Lost Heritage in Alice Walker\'s "Everyday Use"


By contrasting the family characters in "Everyday Use," Walker illustrates
the mistake by some of placing the significance of heritage solely in material
objects. Walker presents Mama and Maggie, the younger daughter, as an example
that heritage in both knowledge and form passes from one generation to another
through a learning and experience connection. However, by a broken connection,
Dee, the older daughter, represents a misconception of heritage as material.
During Dee\'s visit to Mama and Maggie, the contrast of the characters becomes a
conflict because Dee misplaces the significance of heritage in her desire for
racial heritage.

Mama and Maggie symbolize the connection between generations and the
heritage that passed between them. Mama and Maggie continue to live together in
their humble home. Mama is a robust woman who does the needed upkeep of the land,


I am a large, big-boned woman with rough, man-working
hands. In the winter, I wear overalls during the day.
I can kill and clean a hog as mercilessly as a man. I
can work outside all day, One winter I knocked a bull
calf straight in the brain with a sledge hammer and
had the meat hung up to chill before nightfall. (Walker
289)

And Maggie is the daughter, "homely and ashamed of the burn scars down her arms
and legs," (Walker 288) who helps Mama by making "the yard so clean and wavy"
(Walker 288) and washes dishes "in the kitchen over the dishpan" (Walker 293).
Neither Mama nor Maggie are \'modernly\' educated persons; "I [Mama] never had an
education myself. Sometimes Maggie reads to me. She stumbles along good-
naturedly She knows she is not bright" (Walker 290). However, by helping Mama,
Maggie uses the hand-made items in her life, experiences the life of her
ancestors, and learns the history of both, exemplified by Maggie\'s knowledge of
the hand-made items and the people who made them--a knowledge which Dee does
not possess.

Contrasting with Mama and Maggie, Dee seeks her heritage without
understanding the heritage itself. Unlike Mama who is rough and man-like, and
Maggie who is shy and scared, Dee is confident, where "Hesitation is no part of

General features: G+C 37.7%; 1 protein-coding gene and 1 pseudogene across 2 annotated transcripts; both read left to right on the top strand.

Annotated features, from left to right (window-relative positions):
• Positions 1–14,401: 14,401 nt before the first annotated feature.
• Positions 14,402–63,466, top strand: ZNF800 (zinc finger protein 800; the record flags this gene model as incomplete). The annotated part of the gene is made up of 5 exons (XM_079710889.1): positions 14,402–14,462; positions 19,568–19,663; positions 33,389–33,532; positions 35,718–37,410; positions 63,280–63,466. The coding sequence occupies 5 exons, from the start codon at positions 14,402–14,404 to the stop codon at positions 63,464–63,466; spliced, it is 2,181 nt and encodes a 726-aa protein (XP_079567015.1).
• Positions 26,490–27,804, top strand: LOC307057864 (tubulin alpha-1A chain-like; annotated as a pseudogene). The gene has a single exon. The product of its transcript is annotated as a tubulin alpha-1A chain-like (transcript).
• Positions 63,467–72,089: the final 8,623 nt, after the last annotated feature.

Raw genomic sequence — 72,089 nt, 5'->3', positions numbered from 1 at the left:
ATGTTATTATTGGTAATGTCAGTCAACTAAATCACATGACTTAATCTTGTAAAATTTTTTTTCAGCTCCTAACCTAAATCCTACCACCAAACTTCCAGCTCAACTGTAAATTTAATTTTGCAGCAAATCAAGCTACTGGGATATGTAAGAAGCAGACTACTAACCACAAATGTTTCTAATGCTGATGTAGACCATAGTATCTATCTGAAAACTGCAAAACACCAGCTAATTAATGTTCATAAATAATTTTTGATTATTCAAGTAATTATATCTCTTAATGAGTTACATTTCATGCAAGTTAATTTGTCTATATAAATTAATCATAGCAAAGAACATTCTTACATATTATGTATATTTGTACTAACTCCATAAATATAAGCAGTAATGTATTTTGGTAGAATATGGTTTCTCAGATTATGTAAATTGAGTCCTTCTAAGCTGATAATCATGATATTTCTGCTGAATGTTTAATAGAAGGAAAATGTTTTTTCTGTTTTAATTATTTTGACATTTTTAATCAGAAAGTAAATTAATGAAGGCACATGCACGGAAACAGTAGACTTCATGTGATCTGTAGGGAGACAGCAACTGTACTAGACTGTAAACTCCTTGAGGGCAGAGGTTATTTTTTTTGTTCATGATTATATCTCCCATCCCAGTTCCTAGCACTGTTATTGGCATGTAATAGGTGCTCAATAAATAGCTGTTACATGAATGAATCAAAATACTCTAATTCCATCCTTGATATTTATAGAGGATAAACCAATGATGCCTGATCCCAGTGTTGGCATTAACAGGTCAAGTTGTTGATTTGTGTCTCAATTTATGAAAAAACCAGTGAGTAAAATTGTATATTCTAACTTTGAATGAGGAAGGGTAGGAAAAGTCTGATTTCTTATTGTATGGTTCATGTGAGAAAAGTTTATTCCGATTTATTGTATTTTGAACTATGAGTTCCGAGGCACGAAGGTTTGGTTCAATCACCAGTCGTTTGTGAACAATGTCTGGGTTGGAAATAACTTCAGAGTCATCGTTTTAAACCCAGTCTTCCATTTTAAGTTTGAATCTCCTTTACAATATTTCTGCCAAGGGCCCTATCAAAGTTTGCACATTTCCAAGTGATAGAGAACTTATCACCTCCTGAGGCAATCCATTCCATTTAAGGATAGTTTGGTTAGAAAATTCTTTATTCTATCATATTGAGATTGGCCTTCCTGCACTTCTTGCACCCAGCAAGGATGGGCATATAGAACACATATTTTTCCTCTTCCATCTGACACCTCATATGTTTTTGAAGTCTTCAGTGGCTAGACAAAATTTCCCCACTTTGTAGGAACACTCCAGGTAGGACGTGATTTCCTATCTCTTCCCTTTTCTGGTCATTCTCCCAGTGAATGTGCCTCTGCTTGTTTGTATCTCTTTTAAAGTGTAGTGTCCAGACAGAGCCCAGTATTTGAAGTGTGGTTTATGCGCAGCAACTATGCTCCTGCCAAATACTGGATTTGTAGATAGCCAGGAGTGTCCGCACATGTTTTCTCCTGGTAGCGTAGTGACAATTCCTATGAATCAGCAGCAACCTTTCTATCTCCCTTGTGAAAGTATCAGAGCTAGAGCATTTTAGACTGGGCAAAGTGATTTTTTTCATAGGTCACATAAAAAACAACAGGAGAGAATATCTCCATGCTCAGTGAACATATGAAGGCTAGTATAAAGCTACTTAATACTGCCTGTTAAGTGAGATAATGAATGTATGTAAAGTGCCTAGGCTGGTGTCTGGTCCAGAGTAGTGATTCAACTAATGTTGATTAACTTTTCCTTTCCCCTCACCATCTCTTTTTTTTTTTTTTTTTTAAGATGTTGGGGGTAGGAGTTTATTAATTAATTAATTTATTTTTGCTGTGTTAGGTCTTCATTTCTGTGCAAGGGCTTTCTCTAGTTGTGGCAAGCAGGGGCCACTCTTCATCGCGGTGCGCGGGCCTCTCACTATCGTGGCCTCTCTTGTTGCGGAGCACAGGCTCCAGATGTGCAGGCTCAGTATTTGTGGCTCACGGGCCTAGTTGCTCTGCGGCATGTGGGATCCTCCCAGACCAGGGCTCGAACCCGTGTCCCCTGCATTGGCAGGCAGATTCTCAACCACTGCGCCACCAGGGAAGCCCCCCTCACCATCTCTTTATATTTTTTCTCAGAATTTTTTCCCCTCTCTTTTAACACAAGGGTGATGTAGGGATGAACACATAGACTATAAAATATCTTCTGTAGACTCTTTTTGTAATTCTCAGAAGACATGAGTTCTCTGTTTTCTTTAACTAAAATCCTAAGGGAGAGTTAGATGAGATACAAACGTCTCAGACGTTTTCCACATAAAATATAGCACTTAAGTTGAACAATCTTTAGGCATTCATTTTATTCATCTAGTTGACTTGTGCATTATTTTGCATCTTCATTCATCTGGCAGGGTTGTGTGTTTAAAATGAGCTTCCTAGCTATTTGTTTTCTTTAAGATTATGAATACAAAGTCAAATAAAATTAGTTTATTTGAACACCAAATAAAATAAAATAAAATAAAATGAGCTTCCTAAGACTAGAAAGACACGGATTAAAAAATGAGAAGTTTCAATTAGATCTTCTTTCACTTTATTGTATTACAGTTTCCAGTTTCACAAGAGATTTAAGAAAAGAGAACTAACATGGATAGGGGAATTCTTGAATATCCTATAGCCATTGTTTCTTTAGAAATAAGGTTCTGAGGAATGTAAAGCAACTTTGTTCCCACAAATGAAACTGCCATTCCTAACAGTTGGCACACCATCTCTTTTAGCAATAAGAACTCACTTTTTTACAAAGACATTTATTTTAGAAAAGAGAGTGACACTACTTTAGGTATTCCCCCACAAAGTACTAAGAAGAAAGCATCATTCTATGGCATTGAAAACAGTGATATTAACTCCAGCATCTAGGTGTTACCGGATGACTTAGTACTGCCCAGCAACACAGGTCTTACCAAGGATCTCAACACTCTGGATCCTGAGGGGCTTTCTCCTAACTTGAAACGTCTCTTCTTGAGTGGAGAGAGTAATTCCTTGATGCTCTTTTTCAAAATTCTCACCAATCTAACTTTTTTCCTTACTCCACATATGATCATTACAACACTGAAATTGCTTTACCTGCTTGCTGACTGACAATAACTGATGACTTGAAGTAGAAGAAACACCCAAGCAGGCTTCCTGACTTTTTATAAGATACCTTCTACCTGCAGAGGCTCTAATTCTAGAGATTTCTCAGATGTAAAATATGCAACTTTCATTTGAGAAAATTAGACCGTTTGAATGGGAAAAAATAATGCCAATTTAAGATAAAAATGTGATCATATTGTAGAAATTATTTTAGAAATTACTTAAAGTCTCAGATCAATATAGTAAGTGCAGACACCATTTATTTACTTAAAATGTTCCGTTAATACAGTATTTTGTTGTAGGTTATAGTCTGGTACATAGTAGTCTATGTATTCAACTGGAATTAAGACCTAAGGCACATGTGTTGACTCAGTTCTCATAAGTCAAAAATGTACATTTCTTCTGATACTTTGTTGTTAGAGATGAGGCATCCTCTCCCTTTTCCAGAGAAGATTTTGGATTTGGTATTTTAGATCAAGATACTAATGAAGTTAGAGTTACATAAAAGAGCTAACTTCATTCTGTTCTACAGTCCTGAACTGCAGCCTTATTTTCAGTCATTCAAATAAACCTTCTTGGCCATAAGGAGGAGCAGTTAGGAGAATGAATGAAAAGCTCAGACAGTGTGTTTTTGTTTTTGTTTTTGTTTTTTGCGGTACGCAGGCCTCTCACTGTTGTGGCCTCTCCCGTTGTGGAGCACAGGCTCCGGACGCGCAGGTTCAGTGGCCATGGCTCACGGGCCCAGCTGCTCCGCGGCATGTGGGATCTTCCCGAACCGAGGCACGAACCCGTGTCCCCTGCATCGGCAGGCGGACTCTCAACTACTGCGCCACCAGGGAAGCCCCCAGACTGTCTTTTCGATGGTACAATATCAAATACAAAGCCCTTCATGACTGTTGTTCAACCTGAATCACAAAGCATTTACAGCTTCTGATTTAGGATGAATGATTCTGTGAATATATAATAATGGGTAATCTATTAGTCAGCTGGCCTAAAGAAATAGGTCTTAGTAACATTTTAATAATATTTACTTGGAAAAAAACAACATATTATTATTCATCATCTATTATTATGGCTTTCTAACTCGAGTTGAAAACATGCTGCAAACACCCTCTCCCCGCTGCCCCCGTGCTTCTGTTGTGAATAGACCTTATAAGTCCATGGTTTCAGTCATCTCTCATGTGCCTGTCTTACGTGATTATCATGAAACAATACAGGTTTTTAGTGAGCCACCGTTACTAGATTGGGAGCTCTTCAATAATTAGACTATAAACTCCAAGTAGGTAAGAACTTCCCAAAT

her nature," (Walker 289) and beautiful:

" first glimpse of leg out of the car tells me it is
Dee. Her feet were always neat-looking, as if God had
shaped them Dee next. A dress down to the ground
Earrings gold, too (Walker 291)

Also, Dee has a \'modern\' education, having been sent "to a school in Augusta"
(Walker 290). Dee attempts to connect with her racial heritage by taking

"picture after picture of me sitting there in front of
the house with Maggie She never takes a shot without
making sure the house is included" (Walker 291).

Dee takes an another name without understanding her original name; neither does
Dee try to learn. Also, Dee takes some of the hand-made items of her mother\'s
such as the churn top which she will use "as a centerpiece for the alcove table"
(Walker 293). Dee associates the items with her heritage now, but thought
nothing of them in her youth as when the first house burnt down. Dee\'s quest of
her heritage is external, wishing to have these various items in order to
display them in her home. Dee wants the items because she perceives each to have
value, as shown in the dialog between Dee and Mama about the quilts after dinner.


Dee\'s valuing of the quilt conflicts with Mama\'s perception of the quilts.
Dee considers the quilt priceless because the quilt is hand-stitched, not
machined, by saying, "There are all pieces of dresses Grandma used to wear. She
did all this stitching by hand. Imagine!" (Walker 294). Dee plans to display the
quilts or "Hang them," (Walker 294) unlike Maggie who may "put them to everyday
use" (Walker 294). However, Mama "promised to give them quilts to Maggie, for
when she marries " (Walker 294). Mama knows there exists a connection of
heritage in Maggie; Mama knows that "It was Grandma Dee and Big Dee who taught
[Maggie] how to quilt" (Walker 294). Because of Maggie\'s connection, Mama takes
the quilts from Dee who "held the quilts securely in her arms, stroking them
clutching them closely to her bosom" (Walker 294) like sacred idols, and then
gives them to Maggie.

After Mama gives Maggie the quilts, Dee says, "You just don\'t understand
Your heritage" (Walker 295). Dee believes heritage to be the quilt on the